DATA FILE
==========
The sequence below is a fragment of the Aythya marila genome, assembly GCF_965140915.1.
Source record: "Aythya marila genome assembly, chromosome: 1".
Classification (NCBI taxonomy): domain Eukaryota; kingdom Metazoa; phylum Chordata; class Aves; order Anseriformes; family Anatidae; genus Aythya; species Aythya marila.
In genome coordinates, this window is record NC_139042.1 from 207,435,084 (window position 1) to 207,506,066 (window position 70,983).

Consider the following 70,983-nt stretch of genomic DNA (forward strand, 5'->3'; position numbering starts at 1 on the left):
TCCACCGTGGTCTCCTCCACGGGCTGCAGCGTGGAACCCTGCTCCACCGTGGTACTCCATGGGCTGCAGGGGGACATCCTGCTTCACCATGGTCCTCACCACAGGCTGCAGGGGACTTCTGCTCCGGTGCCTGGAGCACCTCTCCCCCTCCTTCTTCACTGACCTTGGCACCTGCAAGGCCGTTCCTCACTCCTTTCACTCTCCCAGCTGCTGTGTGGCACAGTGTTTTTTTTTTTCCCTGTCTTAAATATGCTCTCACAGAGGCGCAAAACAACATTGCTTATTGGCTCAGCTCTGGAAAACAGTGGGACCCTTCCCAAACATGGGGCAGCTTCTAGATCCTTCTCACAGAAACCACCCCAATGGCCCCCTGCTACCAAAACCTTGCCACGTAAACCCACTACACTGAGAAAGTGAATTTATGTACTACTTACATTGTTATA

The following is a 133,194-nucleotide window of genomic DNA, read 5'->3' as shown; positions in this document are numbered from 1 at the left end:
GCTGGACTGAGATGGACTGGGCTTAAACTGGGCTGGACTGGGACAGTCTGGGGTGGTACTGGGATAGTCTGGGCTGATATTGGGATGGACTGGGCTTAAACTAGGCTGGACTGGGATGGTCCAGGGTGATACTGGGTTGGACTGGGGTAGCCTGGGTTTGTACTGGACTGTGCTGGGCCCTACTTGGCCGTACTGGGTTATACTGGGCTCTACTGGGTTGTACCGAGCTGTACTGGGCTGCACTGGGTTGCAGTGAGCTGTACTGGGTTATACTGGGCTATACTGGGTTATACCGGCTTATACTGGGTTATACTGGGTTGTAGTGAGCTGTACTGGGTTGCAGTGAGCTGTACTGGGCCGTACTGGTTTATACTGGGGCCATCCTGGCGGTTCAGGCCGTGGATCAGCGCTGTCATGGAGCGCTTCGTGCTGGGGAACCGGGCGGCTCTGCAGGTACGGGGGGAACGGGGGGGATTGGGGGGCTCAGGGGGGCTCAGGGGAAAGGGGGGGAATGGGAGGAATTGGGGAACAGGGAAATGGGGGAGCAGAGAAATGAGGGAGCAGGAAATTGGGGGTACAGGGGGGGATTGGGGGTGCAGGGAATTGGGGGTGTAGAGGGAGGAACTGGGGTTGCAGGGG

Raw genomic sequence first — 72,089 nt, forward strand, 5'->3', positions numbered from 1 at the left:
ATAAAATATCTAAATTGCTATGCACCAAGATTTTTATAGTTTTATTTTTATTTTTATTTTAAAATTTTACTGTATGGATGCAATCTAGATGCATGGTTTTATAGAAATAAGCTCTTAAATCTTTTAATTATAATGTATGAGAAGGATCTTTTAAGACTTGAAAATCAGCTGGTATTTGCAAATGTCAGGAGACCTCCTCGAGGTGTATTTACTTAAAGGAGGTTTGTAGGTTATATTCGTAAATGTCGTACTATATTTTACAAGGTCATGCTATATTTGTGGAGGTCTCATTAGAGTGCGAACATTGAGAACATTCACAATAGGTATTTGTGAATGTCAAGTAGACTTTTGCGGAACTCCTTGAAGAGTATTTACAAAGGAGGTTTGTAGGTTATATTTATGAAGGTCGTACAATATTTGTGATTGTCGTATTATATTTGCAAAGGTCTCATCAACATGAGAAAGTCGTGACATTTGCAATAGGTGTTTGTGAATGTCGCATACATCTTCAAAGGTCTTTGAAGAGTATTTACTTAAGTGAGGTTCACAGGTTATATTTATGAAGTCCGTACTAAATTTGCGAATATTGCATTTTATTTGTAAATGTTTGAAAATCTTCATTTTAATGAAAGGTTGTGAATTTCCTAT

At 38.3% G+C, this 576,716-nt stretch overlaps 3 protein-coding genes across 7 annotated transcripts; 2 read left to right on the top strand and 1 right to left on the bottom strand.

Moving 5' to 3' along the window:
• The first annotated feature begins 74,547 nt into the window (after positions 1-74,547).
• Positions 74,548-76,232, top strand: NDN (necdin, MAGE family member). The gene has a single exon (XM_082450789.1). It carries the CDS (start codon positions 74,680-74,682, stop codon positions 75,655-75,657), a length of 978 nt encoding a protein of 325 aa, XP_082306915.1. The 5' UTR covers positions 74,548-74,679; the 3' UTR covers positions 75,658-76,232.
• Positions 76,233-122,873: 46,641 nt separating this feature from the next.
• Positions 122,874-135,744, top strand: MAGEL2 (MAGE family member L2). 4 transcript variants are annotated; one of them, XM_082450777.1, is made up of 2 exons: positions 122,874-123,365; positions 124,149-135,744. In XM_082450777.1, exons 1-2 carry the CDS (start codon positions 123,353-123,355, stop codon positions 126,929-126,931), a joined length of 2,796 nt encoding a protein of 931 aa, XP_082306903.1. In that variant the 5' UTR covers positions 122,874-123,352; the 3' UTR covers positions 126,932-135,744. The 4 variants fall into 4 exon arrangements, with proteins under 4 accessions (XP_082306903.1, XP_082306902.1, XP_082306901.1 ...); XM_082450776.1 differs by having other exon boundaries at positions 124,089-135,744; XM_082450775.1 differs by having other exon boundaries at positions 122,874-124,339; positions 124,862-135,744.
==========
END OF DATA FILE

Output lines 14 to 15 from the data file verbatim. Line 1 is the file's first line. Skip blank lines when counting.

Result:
• Positions 74,548-76,232, top strand: NDN (necdin, MAGE family member). The gene has a single exon (XM_082450789.1). It carries the CDS (start codon positions 74,680-74,682, stop codon positions 75,655-75,657), a length of 978 nt encoding a protein of 325 aa, XP_082306915.1. The 5' UTR covers positions 74,548-74,679; the 3' UTR covers positions 75,658-76,232.
• Positions 76,233-122,873: 46,641 nt separating this feature from the next.